- Ask students what their main takeaways were from the previous lesson
- Emphasize that there are 2 central themes in Hansen’s book: first, excavating the history and current story of US involvement in the affairs of everyone else. This is important to know. But second, she’s also examining what she calls the “resilience of her own innocence.” This is a part of US nationalism, which blinds so many Americans to what is painfully obvious to the rest of the world.
- This takes on an added urgency here, for you as journalists because you inform the world, you create knowledge.
Student Led Discussion of Hansen Chapter 1
Turn over discussion to the two students who have signed up to lead the class through this chapter. They must summarize the main points and then frame the discussion.
Discussion of Other Readings
Relate Hansen reading to this week’s reading on knowledge-based journalism
- Chapter 1 was meant to show the way a foreigner initially processes a foreign country and how their prejudices and lack of knowledge may be distorting that understanding.
- Discussion questions:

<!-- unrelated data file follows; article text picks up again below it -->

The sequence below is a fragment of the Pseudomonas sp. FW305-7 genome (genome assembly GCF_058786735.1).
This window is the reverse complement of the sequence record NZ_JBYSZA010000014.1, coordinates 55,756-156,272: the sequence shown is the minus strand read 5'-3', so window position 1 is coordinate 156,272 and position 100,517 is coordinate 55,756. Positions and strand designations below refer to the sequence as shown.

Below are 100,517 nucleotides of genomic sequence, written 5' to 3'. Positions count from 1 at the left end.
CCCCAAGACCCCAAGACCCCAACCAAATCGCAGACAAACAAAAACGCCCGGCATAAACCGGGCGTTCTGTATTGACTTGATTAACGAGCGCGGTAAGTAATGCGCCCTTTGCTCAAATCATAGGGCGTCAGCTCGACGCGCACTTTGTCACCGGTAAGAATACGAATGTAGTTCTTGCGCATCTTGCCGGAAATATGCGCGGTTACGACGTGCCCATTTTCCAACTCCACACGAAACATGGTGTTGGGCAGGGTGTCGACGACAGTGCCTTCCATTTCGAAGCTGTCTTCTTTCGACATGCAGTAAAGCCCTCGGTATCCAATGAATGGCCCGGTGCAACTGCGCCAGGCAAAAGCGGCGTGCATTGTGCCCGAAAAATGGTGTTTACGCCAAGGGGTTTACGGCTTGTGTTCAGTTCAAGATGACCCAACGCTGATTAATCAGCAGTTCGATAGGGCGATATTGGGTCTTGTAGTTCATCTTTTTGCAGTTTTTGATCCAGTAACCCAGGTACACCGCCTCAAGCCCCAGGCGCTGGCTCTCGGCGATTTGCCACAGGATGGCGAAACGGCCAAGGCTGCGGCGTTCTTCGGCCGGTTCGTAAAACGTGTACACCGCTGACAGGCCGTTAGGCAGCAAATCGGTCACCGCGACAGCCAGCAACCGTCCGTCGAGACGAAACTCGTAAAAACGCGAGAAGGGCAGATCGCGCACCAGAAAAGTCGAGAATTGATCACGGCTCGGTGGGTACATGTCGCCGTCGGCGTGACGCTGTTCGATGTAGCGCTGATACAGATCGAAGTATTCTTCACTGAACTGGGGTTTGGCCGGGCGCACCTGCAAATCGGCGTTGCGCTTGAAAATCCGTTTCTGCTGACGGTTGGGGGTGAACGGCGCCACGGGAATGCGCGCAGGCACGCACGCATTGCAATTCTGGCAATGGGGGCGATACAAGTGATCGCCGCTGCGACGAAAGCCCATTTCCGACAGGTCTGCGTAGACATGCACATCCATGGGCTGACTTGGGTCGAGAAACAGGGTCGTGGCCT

- What does Hansen’s chapter tell us about her own experiences as a foreign correspondent (of sorts) and how they were shaped by her knowledge or lack of knowledge about Turkey?
- What does she have to say about the role bias plays in filtering knowledge?
- What are some presumptions she had about Turkey and where did they come from?
- How could she have corrected these presumptions?
- Time factor p. 40, took her 2 years before she felt she could write anything about Turkey. Why?
- What do you think it took to write those pages on Turkey? Esp. about Ataturk?
Discuss specifics of other readings
Thomas E. Patterson, Informing the news: The need for knowledge-based reporting
- p. 5 “Almost alone among leading professions, journalism is not rooted in a body of substantive knowledge.” WHAT DOES THIS MEAN? HOW IS THAT DIFFERENT FOR LAW/MEDICINE ETC?
- p. 3 “A story can be accurate in its particulars ie what was said when and where it happened, who witnessed it and so on and yet falter as a whole WHAT DOES THIS MEAN? WHAT EXAMPLE IS GIVEN?
- ie early coverage of the afghan war was often accurate in its particulars but way off the mark in its assessments of Afghan society and the likely course of the war